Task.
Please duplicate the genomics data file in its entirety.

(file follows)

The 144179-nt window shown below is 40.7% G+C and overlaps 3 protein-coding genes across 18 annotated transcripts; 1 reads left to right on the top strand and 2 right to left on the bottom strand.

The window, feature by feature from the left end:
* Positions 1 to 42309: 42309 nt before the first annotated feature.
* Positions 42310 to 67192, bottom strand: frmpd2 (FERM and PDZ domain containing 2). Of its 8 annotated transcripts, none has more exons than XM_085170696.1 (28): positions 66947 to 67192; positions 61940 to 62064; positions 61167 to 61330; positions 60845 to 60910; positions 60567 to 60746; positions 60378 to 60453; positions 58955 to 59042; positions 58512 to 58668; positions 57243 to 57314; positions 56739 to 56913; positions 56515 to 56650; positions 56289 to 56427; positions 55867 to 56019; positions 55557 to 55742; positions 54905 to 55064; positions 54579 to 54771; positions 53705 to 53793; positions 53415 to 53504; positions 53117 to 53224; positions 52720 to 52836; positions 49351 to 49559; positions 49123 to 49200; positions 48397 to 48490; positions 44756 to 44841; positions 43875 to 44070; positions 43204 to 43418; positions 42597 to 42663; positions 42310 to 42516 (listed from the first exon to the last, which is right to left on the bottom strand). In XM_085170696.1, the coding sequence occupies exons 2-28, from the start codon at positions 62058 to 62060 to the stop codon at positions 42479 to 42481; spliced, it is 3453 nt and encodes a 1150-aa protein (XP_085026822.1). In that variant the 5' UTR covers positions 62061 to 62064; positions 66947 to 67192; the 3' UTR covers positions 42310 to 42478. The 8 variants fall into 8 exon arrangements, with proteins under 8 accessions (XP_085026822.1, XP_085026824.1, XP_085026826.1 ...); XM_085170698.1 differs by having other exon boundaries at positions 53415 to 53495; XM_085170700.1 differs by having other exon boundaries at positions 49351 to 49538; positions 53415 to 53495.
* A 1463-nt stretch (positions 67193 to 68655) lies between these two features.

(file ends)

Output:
The 144179-nt window shown below is 40.7% G+C and overlaps 3 protein-coding genes across 18 annotated transcripts; 1 reads left to right on the top strand and 2 right to left on the bottom strand.

The window, feature by feature from the left end:
* Positions 1 to 42309: 42309 nt before the first annotated feature.
* Positions 42310 to 67192, bottom strand: frmpd2 (FERM and PDZ domain containing 2). Of its 8 annotated transcripts, none has more exons than XM_085170696.1 (28): positions 66947 to 67192; positions 61940 to 62064; positions 61167 to 61330; positions 60845 to 60910; positions 60567 to 60746; positions 60378 to 60453; positions 58955 to 59042; positions 58512 to 58668; positions 57243 to 57314; positions 56739 to 56913; positions 56515 to 56650; positions 56289 to 56427; positions 55867 to 56019; positions 55557 to 55742; positions 54905 to 55064; positions 54579 to 54771; positions 53705 to 53793; positions 53415 to 53504; positions 53117 to 53224; positions 52720 to 52836; positions 49351 to 49559; positions 49123 to 49200; positions 48397 to 48490; positions 44756 to 44841; positions 43875 to 44070; positions 43204 to 43418; positions 42597 to 42663; positions 42310 to 42516 (listed from the first exon to the last, which is right to left on the bottom strand). In XM_085170696.1, the coding sequence occupies exons 2-28, from the start codon at positions 62058 to 62060 to the stop codon at positions 42479 to 42481; spliced, it is 3453 nt and encodes a 1150-aa protein (XP_085026822.1). In that variant the 5' UTR covers positions 62061 to 62064; positions 66947 to 67192; the 3' UTR covers positions 42310 to 42478. The 8 variants fall into 8 exon arrangements, with proteins under 8 accessions (XP_085026822.1, XP_085026824.1, XP_085026826.1 ...); XM_085170698.1 differs by having other exon boundaries at positions 53415 to 53495; XM_085170700.1 differs by having other exon boundaries at positions 49351 to 49538; positions 53415 to 53495.
* A 1463-nt stretch (positions 67193 to 68655) lies between these two features.